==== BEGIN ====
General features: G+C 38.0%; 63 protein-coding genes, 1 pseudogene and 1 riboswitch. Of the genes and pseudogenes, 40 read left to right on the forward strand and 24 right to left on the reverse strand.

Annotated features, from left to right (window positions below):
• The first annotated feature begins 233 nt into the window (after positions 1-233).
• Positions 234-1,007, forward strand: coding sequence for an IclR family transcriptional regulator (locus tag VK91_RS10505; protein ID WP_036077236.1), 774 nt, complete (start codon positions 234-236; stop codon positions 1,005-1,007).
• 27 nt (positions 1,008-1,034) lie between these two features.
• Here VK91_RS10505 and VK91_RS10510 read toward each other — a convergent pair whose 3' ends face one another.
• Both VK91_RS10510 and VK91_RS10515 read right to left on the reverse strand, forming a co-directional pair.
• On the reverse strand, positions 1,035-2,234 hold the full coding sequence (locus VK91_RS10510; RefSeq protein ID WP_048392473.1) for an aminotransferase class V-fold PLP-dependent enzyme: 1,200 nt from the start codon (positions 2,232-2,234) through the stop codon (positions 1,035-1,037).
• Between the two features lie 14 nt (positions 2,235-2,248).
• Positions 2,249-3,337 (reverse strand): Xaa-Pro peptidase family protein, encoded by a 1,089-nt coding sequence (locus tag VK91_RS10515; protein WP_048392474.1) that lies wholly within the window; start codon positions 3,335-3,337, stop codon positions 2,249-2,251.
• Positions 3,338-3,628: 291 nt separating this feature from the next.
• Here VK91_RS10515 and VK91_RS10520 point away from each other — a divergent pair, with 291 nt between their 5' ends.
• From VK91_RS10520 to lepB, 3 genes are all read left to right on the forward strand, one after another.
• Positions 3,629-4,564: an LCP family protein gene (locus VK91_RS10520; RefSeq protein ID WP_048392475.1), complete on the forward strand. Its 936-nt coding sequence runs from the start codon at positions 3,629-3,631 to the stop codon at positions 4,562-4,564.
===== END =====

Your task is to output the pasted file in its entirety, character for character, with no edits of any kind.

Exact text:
General features: G+C 38.0%; 63 protein-coding genes, 1 pseudogene and 1 riboswitch. Of the genes and pseudogenes, 40 read left to right on the forward strand and 24 right to left on the reverse strand.

Annotated features, from left to right (window positions below):
• The first annotated feature begins 233 nt into the window (after positions 1-233).
• Positions 234-1,007, forward strand: coding sequence for an IclR family transcriptional regulator (locus tag VK91_RS10505; protein ID WP_036077236.1), 774 nt, complete (start codon positions 234-236; stop codon positions 1,005-1,007).
• 27 nt (positions 1,008-1,034) lie between these two features.
• Here VK91_RS10505 and VK91_RS10510 read toward each other — a convergent pair whose 3' ends face one another.
• Both VK91_RS10510 and VK91_RS10515 read right to left on the reverse strand, forming a co-directional pair.
• On the reverse strand, positions 1,035-2,234 hold the full coding sequence (locus VK91_RS10510; RefSeq protein ID WP_048392473.1) for an aminotransferase class V-fold PLP-dependent enzyme: 1,200 nt from the start codon (positions 2,232-2,234) through the stop codon (positions 1,035-1,037).
• Between the two features lie 14 nt (positions 2,235-2,248).
• Positions 2,249-3,337 (reverse strand): Xaa-Pro peptidase family protein, encoded by a 1,089-nt coding sequence (locus tag VK91_RS10515; protein WP_048392474.1) that lies wholly within the window; start codon positions 3,335-3,337, stop codon positions 2,249-2,251.
• Positions 3,338-3,628: 291 nt separating this feature from the next.
• Here VK91_RS10515 and VK91_RS10520 point away from each other — a divergent pair, with 291 nt between their 5' ends.
• From VK91_RS10520 to lepB, 3 genes are all read left to right on the forward strand, one after another.
• Positions 3,629-4,564: an LCP family protein gene (locus VK91_RS10520; RefSeq protein ID WP_048392475.1), complete on the forward strand. Its 936-nt coding sequence runs from the start codon at positions 3,629-3,631 to the stop codon at positions 4,562-4,564.